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Ham steaks are a pork product consisting of a slice of meat from the hind leg of a hog. These steaks are relatively easy to cook and can be prepared using any one of several methods. Choosing the best ham steak involves finding a fresh cut that is not visibly discolored. Buyers should check the size and thickness of the ham steak to find the product that will work best with their recipe, cooking method and number of people being served. People who are sensitive to salt or nitrates may wish to look for steaks with a lower sodium content.
The most important thing to look for when selecting a ham steak is freshness. Out-of-date meat products can easily spoil and harm consumers through food poisoning. Most steaks are packaged in a clear plastic wrap that allows buyers to inspect the meat before purchase. Ham should be pink with no discoloring or visible blemishes. Buyers may want to look for steaks that have been cut to an even thickness for easier cooking.
While making their selection, buyers may want to consider how they are going to cook the ham steak. Smaller steaks often are sold as breakfast hams and are intended for one or two servings. Larger steaks offer more servings, depending on the size and thickness. Thinner varieties often are best for pan frying and broiling. Thicker steaks can be baked or grilled.
Some varieties of ham steak can be purchased fully cooked, while others may be raw or partially cooked. Buyers should make note of which type of ham steak is mentioned in their recipe before going to the store. Fully cooked hams may dry out if they are prepared using a recipe for raw ham and cooked for too long. Larger steaks usually are sold as bone-in, while the smaller varieties may be boneless.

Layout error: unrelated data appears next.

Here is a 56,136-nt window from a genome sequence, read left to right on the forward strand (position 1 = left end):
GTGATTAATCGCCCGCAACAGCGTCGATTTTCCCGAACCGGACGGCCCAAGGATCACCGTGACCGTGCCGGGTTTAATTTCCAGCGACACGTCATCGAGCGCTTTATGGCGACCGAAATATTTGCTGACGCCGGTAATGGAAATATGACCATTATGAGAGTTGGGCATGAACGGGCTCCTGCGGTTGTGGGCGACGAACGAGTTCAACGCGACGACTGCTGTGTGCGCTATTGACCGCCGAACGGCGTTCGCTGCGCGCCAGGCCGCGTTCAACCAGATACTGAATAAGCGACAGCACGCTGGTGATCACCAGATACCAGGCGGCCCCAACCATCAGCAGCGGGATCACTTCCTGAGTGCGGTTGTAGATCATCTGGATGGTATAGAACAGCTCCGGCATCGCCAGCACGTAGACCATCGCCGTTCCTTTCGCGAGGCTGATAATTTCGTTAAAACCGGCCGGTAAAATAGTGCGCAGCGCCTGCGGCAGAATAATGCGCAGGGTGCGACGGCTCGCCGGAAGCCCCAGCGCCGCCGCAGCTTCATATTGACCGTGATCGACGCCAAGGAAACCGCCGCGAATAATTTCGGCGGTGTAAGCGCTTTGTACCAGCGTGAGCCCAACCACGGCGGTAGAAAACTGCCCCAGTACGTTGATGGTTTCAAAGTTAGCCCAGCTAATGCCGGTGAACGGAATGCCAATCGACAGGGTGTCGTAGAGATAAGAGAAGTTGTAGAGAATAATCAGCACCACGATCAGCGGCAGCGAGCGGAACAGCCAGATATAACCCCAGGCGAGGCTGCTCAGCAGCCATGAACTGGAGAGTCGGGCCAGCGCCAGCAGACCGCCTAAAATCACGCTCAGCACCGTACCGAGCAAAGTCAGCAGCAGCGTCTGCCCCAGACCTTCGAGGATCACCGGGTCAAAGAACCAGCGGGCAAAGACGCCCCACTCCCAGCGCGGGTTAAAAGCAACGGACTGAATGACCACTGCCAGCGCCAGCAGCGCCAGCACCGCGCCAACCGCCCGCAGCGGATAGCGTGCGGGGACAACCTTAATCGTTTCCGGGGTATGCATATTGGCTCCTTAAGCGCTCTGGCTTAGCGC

In general, ham steak contains a large amount of sodium, which can be a concern for salt-sensitive consumers. Some salt can be removed by rinsing or soaking the ham steaks before cooking, but buyers should look for products with a lower salt content if it is issue for them or their family. Some ham steaks are labeled as country ham, which may have been cured longer and may contain even more sodium than regular ham steaks. Buyers may wish to consume these products in smaller quantities or soak them before cooking. While many varieties of ham steak utilize nitrates as a preservative, some brands are labeled as nitrate-free for consumers who are concerned about the potential health risks arising from this category of preservatives.